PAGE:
Shift work sleep disorder bears increased risk of hypogonadal symptoms
Sleep disorder in nonstandard shift workers appears to contribute to more severe hypogonadal symptoms and lower testosterone levels when compared with daytime workers and nonstandard shift workers without sleep disorder, according to a study.
Researchers looked at 2,571 men presenting to an andrology clinic and completed questionnaires that assessed shift work schedule, risk of shift for sleep disorder (SWSD), and hypogonadal symptoms (quantitative Androgen Deficiency in the Aging Male [qADAM, ADAM]).
A total of 619 men (24.1 percent) worked nonstandard shifts, among whom 196 (31.7 percent) were at high risk of SWSD. These nonstandard shift workers at high vs low risk of SWSD were more likely to have worse hypogonadal symptoms despite being slightly younger and having fewer comorbidities.
Nonstandard shift workers with SWSD had qADAM scores lower by 1.12 points than those of day-time workers (p<0.01). In the group of nonstandard shift workers, those with SWSD had ADAM and qADAM scores lower by 1.77 and 5.47 points, respectively, relative to their counterparts without the sleep disorder (p<0.01)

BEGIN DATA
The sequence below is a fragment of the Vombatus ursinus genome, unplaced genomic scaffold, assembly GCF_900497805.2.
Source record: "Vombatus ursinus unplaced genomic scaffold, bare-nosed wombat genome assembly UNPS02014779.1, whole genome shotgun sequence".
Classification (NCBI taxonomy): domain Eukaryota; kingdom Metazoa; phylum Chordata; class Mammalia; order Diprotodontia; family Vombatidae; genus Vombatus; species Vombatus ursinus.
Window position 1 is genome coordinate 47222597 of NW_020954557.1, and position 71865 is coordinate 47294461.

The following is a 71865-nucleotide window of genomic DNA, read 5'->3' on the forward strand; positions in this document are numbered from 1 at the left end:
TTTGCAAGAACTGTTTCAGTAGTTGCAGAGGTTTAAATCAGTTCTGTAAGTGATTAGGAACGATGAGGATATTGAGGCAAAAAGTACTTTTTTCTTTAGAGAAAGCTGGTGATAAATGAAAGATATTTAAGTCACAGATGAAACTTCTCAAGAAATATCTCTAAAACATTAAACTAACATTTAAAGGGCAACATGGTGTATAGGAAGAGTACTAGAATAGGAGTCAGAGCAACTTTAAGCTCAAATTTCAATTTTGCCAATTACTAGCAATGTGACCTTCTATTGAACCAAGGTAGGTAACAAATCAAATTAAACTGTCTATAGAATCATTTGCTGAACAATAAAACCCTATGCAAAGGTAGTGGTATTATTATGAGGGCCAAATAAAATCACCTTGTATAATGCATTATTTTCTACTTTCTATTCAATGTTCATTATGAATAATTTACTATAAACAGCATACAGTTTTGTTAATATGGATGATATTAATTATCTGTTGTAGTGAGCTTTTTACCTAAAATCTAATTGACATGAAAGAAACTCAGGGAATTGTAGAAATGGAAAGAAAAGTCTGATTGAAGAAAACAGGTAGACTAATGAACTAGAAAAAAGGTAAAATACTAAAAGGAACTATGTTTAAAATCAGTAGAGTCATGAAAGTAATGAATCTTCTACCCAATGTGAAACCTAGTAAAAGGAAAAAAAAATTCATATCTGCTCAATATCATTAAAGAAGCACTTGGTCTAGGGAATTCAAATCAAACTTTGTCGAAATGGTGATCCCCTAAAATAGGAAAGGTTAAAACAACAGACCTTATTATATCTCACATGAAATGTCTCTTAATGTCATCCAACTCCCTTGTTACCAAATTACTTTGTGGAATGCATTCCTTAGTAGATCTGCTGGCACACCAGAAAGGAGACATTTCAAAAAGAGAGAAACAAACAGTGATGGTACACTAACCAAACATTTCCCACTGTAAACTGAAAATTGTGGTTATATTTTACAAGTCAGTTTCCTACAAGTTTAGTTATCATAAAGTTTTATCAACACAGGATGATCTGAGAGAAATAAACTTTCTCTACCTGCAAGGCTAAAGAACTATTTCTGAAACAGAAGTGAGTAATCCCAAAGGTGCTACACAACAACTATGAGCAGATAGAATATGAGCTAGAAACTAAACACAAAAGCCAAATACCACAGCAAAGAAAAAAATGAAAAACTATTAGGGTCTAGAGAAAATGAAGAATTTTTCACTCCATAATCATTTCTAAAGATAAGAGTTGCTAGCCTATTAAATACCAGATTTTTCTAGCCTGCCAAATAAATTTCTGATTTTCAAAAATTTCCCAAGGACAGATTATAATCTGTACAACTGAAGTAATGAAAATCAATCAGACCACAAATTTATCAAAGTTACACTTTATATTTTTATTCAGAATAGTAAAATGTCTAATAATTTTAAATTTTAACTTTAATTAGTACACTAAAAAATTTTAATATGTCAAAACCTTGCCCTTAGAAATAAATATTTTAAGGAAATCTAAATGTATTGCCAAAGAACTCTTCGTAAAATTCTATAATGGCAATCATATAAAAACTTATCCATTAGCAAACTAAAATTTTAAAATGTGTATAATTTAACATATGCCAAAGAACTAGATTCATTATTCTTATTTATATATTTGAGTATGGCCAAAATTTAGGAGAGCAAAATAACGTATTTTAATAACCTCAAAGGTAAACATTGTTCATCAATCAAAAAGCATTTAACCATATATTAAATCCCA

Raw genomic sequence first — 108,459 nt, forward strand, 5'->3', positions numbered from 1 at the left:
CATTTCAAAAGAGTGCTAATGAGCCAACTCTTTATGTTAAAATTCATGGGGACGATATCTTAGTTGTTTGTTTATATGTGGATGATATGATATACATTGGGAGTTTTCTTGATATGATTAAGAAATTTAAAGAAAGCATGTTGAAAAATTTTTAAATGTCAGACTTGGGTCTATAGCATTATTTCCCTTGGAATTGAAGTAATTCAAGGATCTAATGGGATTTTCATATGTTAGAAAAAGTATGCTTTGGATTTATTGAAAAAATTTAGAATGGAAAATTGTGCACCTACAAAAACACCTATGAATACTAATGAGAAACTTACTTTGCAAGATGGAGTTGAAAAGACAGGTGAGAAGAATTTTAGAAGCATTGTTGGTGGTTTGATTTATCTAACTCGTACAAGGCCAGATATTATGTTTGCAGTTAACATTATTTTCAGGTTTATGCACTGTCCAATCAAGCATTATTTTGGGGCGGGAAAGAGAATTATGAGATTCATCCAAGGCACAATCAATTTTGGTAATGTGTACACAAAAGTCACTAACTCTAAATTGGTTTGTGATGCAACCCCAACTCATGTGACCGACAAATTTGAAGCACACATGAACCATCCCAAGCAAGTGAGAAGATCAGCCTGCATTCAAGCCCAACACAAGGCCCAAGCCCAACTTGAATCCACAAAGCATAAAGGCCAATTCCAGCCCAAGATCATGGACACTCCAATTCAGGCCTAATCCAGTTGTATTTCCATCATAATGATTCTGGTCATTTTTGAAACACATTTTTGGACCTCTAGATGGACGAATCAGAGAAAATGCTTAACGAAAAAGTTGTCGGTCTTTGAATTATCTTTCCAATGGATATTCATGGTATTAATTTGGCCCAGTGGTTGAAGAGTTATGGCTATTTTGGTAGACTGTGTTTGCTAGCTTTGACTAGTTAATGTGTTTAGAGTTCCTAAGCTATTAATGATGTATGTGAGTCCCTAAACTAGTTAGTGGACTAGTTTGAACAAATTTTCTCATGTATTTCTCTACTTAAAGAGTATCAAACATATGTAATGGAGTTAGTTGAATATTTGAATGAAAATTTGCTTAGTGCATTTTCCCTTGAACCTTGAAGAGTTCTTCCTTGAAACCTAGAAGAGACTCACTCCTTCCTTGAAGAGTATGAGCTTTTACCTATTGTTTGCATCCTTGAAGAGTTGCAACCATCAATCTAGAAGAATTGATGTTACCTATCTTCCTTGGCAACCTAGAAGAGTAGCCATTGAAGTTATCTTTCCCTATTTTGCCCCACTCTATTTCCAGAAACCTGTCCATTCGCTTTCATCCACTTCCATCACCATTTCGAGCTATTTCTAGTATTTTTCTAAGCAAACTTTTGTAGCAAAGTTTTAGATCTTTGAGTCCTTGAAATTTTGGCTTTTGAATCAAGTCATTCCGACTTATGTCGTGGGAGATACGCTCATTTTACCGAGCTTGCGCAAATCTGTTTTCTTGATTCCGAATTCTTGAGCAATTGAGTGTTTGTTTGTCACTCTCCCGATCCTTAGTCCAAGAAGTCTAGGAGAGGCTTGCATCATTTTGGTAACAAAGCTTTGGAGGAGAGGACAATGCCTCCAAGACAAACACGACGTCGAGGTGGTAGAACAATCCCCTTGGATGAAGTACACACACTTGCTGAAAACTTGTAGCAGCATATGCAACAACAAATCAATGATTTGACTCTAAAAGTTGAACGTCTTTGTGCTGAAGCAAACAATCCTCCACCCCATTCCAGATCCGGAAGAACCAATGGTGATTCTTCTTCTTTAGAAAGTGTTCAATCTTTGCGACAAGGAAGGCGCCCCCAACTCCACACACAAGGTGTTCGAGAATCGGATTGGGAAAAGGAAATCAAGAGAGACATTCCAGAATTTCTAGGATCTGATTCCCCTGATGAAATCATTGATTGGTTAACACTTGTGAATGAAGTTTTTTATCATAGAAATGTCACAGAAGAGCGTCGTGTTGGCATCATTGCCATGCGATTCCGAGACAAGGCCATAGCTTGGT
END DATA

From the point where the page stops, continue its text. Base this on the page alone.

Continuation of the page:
SWSD also showed an independent association with lower testosterone levels (mean decrease, 100.4 ng/dL; p<0.01).
The present data suggest that poor sleep quality and quantity, as identified by SWSD, may contribute to the more severe hypogonadal symptoms seen in nonstandard shift workers, according to the researchers. Therefore, a more comprehensive screening for poor sleep quality among nonstandard shift workers are needed to improve sleep hygiene.